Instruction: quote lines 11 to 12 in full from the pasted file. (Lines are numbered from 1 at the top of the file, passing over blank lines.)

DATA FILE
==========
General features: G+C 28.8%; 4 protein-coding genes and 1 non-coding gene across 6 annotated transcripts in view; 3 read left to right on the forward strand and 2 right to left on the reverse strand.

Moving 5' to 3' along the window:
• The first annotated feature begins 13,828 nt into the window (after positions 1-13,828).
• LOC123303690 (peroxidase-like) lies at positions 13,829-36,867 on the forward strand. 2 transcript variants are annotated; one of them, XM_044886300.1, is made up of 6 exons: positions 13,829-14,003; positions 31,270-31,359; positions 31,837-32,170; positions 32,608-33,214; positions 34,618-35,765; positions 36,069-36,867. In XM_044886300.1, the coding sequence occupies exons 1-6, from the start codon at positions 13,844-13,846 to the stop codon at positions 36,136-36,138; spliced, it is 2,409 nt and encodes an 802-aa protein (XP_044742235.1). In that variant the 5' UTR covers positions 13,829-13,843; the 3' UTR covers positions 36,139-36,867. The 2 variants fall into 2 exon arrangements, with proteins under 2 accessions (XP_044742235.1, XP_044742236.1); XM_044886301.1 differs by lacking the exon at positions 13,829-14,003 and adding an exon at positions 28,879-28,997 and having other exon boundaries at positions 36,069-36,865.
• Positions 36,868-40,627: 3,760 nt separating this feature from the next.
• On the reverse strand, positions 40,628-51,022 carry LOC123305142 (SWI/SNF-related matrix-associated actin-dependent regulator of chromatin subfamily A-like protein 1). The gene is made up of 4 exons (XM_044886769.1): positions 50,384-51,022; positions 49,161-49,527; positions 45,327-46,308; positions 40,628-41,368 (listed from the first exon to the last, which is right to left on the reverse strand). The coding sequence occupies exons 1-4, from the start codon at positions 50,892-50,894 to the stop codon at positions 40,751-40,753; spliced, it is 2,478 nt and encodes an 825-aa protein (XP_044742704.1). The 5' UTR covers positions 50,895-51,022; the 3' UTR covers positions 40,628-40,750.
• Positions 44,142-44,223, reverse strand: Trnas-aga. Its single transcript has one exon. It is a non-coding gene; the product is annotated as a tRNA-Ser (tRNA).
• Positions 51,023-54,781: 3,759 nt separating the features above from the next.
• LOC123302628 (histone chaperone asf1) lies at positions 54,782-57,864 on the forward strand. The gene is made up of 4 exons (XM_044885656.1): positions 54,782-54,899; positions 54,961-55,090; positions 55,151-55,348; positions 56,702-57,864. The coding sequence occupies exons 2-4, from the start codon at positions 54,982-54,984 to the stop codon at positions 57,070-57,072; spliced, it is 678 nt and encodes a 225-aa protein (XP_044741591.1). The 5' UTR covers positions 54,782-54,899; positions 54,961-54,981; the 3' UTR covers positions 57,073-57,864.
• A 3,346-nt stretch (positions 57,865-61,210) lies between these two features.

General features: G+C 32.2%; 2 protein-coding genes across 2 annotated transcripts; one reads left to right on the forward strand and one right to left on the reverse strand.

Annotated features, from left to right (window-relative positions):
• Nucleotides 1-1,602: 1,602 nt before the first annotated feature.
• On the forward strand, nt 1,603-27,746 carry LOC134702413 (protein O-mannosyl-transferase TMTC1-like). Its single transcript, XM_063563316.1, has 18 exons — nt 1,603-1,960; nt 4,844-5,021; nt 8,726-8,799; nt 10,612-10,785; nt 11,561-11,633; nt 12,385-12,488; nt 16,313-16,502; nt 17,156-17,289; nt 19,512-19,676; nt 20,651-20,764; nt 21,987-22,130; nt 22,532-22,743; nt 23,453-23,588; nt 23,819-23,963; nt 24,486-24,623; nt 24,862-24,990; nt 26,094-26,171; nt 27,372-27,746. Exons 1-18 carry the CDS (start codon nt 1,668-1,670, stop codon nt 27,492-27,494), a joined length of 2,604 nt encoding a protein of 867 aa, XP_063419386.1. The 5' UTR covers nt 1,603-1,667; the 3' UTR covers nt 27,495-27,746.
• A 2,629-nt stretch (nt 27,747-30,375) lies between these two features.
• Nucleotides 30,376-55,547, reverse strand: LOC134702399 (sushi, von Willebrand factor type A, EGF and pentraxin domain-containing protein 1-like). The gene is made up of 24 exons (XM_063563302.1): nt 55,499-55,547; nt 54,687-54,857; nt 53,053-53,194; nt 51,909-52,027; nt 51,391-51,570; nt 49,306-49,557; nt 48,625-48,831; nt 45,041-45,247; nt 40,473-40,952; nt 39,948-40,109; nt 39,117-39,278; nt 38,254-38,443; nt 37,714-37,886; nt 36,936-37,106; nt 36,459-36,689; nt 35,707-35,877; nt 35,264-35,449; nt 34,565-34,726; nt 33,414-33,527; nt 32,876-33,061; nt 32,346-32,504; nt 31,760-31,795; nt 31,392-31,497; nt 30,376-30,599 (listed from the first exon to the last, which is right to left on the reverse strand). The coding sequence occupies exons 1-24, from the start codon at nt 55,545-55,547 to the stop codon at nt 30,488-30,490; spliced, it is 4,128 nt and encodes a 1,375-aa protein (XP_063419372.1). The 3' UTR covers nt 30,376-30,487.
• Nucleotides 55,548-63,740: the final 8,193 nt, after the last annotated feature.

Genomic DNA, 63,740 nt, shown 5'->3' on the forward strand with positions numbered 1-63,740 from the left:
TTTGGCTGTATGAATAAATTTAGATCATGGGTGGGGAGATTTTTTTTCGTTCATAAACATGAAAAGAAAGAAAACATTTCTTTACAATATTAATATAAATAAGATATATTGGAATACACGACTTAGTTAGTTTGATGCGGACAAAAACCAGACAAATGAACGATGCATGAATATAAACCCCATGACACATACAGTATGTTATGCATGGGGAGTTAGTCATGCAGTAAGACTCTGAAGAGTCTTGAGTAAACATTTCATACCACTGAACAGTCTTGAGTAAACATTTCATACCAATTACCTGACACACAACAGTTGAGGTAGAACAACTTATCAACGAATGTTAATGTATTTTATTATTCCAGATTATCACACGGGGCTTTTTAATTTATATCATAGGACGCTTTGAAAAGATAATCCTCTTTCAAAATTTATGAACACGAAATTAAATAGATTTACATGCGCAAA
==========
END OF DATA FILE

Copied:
General features: G+C 32.2%; 2 protein-coding genes across 2 annotated transcripts; one reads left to right on the forward strand and one right to left on the reverse strand.

Annotated features, from left to right (window-relative positions):